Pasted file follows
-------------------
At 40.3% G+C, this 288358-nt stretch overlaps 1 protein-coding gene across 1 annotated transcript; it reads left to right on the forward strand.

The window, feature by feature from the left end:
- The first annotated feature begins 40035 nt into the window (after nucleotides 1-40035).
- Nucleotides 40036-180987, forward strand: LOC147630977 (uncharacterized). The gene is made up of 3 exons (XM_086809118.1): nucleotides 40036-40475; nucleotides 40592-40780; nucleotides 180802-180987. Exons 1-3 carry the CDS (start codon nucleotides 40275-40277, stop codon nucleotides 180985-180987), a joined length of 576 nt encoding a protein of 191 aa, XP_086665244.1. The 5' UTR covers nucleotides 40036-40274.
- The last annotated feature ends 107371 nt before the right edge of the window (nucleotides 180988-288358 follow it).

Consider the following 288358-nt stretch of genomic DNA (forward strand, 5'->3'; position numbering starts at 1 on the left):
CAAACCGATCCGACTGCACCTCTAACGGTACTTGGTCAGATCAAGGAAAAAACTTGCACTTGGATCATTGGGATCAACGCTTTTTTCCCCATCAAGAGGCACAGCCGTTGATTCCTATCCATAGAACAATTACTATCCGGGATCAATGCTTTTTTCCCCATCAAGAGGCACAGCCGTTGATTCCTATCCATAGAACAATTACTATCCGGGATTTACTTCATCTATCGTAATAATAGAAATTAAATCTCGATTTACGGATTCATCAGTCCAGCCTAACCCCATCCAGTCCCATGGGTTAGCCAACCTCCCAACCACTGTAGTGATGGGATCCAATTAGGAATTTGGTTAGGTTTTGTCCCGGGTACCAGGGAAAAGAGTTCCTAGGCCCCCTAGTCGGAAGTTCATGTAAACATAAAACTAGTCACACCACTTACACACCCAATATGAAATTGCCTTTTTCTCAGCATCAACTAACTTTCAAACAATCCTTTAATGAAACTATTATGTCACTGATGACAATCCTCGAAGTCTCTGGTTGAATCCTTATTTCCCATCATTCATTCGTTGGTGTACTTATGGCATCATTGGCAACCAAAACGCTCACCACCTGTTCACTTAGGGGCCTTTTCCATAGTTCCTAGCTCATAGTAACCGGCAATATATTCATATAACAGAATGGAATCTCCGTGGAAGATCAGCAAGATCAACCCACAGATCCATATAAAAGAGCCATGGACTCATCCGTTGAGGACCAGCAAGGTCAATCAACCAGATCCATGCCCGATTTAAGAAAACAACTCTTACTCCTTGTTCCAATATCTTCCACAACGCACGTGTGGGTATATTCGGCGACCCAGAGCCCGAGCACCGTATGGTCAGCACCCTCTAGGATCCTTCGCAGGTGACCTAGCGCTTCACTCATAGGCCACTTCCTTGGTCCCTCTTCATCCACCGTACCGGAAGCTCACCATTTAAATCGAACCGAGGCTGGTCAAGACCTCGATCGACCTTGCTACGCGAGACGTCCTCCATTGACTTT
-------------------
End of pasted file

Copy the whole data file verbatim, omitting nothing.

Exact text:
At 40.3% G+C, this 288358-nt stretch overlaps 1 protein-coding gene across 1 annotated transcript; it reads left to right on the forward strand.

The window, feature by feature from the left end:
- The first annotated feature begins 40035 nt into the window (after nucleotides 1-40035).
- Nucleotides 40036-180987, forward strand: LOC147630977 (uncharacterized). The gene is made up of 3 exons (XM_086809118.1): nucleotides 40036-40475; nucleotides 40592-40780; nucleotides 180802-180987. Exons 1-3 carry the CDS (start codon nucleotides 40275-40277, stop codon nucleotides 180985-180987), a joined length of 576 nt encoding a protein of 191 aa, XP_086665244.1. The 5' UTR covers nucleotides 40036-40274.
- The last annotated feature ends 107371 nt before the right edge of the window (nucleotides 180988-288358 follow it).

Consider the following 288358-nt stretch of genomic DNA (forward strand, 5'->3'; position numbering starts at 1 on the left):
CAAACCGATCCGACTGCACCTCTAACGGTACTTGGTCAGATCAAGGAAAAAACTTGCACTTGGATCATTGGGATCAACGCTTTTTTCCCCATCAAGAGGCACAGCCGTTGATTCCTATCCATAGAACAATTACTATCCGGGATCAATGCTTTTTTCCCCATCAAGAGGCACAGCCGTTGATTCCTATCCATAGAACAATTACTATCCGGGATTTACTTCATCTATCGTAATAATAGAAATTAAATCTCGATTTACGGATTCATCAGTCCAGCCTAACCCCATCCAGTCCCATGGGTTAGCCAACCTCCCAACCACTGTAGTGATGGGATCCAATTAGGAATTTGGTTAGGTTTTGTCCCGGGTACCAGGGAAAAGAGTTCCTAGGCCCCCTAGTCGGAAGTTCATGTAAACATAAAACTAGTCACACCACTTACACACCCAATATGAAATTGCCTTTTTCTCAGCATCAACTAACTTTCAAACAATCCTTTAATGAAACTATTATGTCACTGATGACAATCCTCGAAGTCTCTGGTTGAATCCTTATTTCCCATCATTCATTCGTTGGTGTACTTATGGCATCATTGGCAACCAAAACGCTCACCACCTGTTCACTTAGGGGCCTTTTCCATAGTTCCTAGCTCATAGTAACCGGCAATATATTCATATAACAGAATGGAATCTCCGTGGAAGATCAGCAAGATCAACCCACAGATCCATATAAAAGAGCCATGGACTCATCCGTTGAGGACCAGCAAGGTCAATCAACCAGATCCATGCCCGATTTAAGAAAACAACTCTTACTCCTTGTTCCAATATCTTCCACAACGCACGTGTGGGTATATTCGGCGACCCAGAGCCCGAGCACCGTATGGTCAGCACCCTCTAGGATCCTTCGCAGGTGACCTAGCGCTTCACTCATAGGCCACTTCCTTGGTCCCTCTTCATCCACCGTACCGGAAGCTCACCATTTAAATCGAACCGAGGCTGGTCAAGACCTCGATCGACCTTGCTACGCGAGACGTCCTCCATTGACTTT